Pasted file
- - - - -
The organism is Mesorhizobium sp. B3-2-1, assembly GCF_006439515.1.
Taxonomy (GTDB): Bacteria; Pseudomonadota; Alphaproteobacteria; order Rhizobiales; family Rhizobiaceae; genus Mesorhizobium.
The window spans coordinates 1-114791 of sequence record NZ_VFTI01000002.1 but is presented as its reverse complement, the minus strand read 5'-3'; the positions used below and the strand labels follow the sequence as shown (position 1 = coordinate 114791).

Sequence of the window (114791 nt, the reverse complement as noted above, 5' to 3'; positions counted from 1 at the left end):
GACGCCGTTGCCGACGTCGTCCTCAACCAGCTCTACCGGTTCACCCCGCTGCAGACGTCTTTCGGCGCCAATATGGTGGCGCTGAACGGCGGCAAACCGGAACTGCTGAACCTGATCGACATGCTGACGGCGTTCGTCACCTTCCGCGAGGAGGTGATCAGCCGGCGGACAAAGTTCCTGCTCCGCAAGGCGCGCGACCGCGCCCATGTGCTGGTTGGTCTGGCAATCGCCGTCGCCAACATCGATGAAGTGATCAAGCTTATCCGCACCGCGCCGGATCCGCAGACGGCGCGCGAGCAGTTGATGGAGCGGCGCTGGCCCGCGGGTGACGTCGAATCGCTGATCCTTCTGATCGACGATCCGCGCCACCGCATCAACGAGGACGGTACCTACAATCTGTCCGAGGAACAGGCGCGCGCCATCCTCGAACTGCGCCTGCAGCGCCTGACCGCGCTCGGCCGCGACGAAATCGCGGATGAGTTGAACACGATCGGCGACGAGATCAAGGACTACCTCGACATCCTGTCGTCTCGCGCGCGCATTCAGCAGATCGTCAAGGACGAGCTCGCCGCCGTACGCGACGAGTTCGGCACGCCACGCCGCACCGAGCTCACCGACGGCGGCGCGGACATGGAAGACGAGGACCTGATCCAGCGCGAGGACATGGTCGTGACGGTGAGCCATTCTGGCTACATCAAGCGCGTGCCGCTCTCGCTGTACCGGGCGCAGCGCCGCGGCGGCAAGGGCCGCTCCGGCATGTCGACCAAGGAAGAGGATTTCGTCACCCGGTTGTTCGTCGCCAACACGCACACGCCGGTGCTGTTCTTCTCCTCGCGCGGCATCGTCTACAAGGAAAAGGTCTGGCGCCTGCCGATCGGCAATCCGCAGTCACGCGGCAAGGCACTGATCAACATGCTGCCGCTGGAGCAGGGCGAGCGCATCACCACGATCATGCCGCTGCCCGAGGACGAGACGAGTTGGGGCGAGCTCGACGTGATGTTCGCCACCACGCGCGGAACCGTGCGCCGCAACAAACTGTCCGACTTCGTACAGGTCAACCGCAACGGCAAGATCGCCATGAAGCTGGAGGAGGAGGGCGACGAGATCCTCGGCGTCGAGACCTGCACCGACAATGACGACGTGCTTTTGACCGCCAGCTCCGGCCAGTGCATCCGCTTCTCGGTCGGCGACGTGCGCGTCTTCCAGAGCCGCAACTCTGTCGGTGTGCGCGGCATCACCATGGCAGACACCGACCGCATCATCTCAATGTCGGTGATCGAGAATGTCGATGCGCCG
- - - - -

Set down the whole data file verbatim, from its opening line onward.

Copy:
The organism is Mesorhizobium sp. B3-2-1, assembly GCF_006439515.1.
Taxonomy (GTDB): Bacteria; Pseudomonadota; Alphaproteobacteria; order Rhizobiales; family Rhizobiaceae; genus Mesorhizobium.
The window spans coordinates 1-114791 of sequence record NZ_VFTI01000002.1 but is presented as its reverse complement, the minus strand read 5'-3'; the positions used below and the strand labels follow the sequence as shown (position 1 = coordinate 114791).

Sequence of the window (114791 nt, the reverse complement as noted above, 5' to 3'; positions counted from 1 at the left end):
GACGCCGTTGCCGACGTCGTCCTCAACCAGCTCTACCGGTTCACCCCGCTGCAGACGTCTTTCGGCGCCAATATGGTGGCGCTGAACGGCGGCAAACCGGAACTGCTGAACCTGATCGACATGCTGACGGCGTTCGTCACCTTCCGCGAGGAGGTGATCAGCCGGCGGACAAAGTTCCTGCTCCGCAAGGCGCGCGACCGCGCCCATGTGCTGGTTGGTCTGGCAATCGCCGTCGCCAACATCGATGAAGTGATCAAGCTTATCCGCACCGCGCCGGATCCGCAGACGGCGCGCGAGCAGTTGATGGAGCGGCGCTGGCCCGCGGGTGACGTCGAATCGCTGATCCTTCTGATCGACGATCCGCGCCACCGCATCAACGAGGACGGTACCTACAATCTGTCCGAGGAACAGGCGCGCGCCATCCTCGAACTGCGCCTGCAGCGCCTGACCGCGCTCGGCCGCGACGAAATCGCGGATGAGTTGAACACGATCGGCGACGAGATCAAGGACTACCTCGACATCCTGTCGTCTCGCGCGCGCATTCAGCAGATCGTCAAGGACGAGCTCGCCGCCGTACGCGACGAGTTCGGCACGCCACGCCGCACCGAGCTCACCGACGGCGGCGCGGACATGGAAGACGAGGACCTGATCCAGCGCGAGGACATGGTCGTGACGGTGAGCCATTCTGGCTACATCAAGCGCGTGCCGCTCTCGCTGTACCGGGCGCAGCGCCGCGGCGGCAAGGGCCGCTCCGGCATGTCGACCAAGGAAGAGGATTTCGTCACCCGGTTGTTCGTCGCCAACACGCACACGCCGGTGCTGTTCTTCTCCTCGCGCGGCATCGTCTACAAGGAAAAGGTCTGGCGCCTGCCGATCGGCAATCCGCAGTCACGCGGCAAGGCACTGATCAACATGCTGCCGCTGGAGCAGGGCGAGCGCATCACCACGATCATGCCGCTGCCCGAGGACGAGACGAGTTGGGGCGAGCTCGACGTGATGTTCGCCACCACGCGCGGAACCGTGCGCCGCAACAAACTGTCCGACTTCGTACAGGTCAACCGCAACGGCAAGATCGCCATGAAGCTGGAGGAGGAGGGCGACGAGATCCTCGGCGTCGAGACCTGCACCGACAATGACGACGTGCTTTTGACCGCCAGCTCCGGCCAGTGCATCCGCTTCTCGGTCGGCGACGTGCGCGTCTTCCAGAGCCGCAACTCTGTCGGTGTGCGCGGCATCACCATGGCAGACACCGACCGCATCATCTCAATGTCGGTGATCGAGAATGTCGATGCGCCG